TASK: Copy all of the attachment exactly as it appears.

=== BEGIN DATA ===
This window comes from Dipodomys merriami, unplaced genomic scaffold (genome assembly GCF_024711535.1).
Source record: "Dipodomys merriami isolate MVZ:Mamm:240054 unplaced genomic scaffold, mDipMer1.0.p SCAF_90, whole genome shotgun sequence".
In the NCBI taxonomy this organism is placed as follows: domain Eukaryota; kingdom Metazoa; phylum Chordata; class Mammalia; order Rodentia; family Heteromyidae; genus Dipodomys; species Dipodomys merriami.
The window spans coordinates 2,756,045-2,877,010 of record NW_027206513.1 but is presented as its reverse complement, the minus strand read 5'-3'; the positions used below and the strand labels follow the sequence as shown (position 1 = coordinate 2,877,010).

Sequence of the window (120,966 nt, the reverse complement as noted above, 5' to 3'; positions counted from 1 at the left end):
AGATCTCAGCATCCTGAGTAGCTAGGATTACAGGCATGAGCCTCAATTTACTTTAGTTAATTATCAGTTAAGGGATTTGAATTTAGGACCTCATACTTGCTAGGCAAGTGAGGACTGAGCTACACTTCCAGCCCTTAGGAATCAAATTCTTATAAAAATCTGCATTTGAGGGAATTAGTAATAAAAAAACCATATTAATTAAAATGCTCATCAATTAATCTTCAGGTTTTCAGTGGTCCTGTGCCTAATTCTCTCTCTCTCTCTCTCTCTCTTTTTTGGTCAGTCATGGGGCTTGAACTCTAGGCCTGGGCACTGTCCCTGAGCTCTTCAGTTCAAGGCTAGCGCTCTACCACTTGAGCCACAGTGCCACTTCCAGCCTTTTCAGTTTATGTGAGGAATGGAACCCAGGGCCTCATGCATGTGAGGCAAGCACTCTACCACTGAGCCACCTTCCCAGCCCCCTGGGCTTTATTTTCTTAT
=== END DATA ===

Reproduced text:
This window comes from Dipodomys merriami, unplaced genomic scaffold (genome assembly GCF_024711535.1).
Source record: "Dipodomys merriami isolate MVZ:Mamm:240054 unplaced genomic scaffold, mDipMer1.0.p SCAF_90, whole genome shotgun sequence".
In the NCBI taxonomy this organism is placed as follows: domain Eukaryota; kingdom Metazoa; phylum Chordata; class Mammalia; order Rodentia; family Heteromyidae; genus Dipodomys; species Dipodomys merriami.
The window spans coordinates 2,756,045-2,877,010 of record NW_027206513.1 but is presented as its reverse complement, the minus strand read 5'-3'; the positions used below and the strand labels follow the sequence as shown (position 1 = coordinate 2,877,010).

Sequence of the window (120,966 nt, the reverse complement as noted above, 5' to 3'; positions counted from 1 at the left end):
AGATCTCAGCATCCTGAGTAGCTAGGATTACAGGCATGAGCCTCAATTTACTTTAGTTAATTATCAGTTAAGGGATTTGAATTTAGGACCTCATACTTGCTAGGCAAGTGAGGACTGAGCTACACTTCCAGCCCTTAGGAATCAAATTCTTATAAAAATCTGCATTTGAGGGAATTAGTAATAAAAAAACCATATTAATTAAAATGCTCATCAATTAATCTTCAGGTTTTCAGTGGTCCTGTGCCTAATTCTCTCTCTCTCTCTCTCTCTCTTTTTTGGTCAGTCATGGGGCTTGAACTCTAGGCCTGGGCACTGTCCCTGAGCTCTTCAGTTCAAGGCTAGCGCTCTACCACTTGAGCCACAGTGCCACTTCCAGCCTTTTCAGTTTATGTGAGGAATGGAACCCAGGGCCTCATGCATGTGAGGCAAGCACTCTACCACTGAGCCACCTTCCCAGCCCCCTGGGCTTTATTTTCTTAT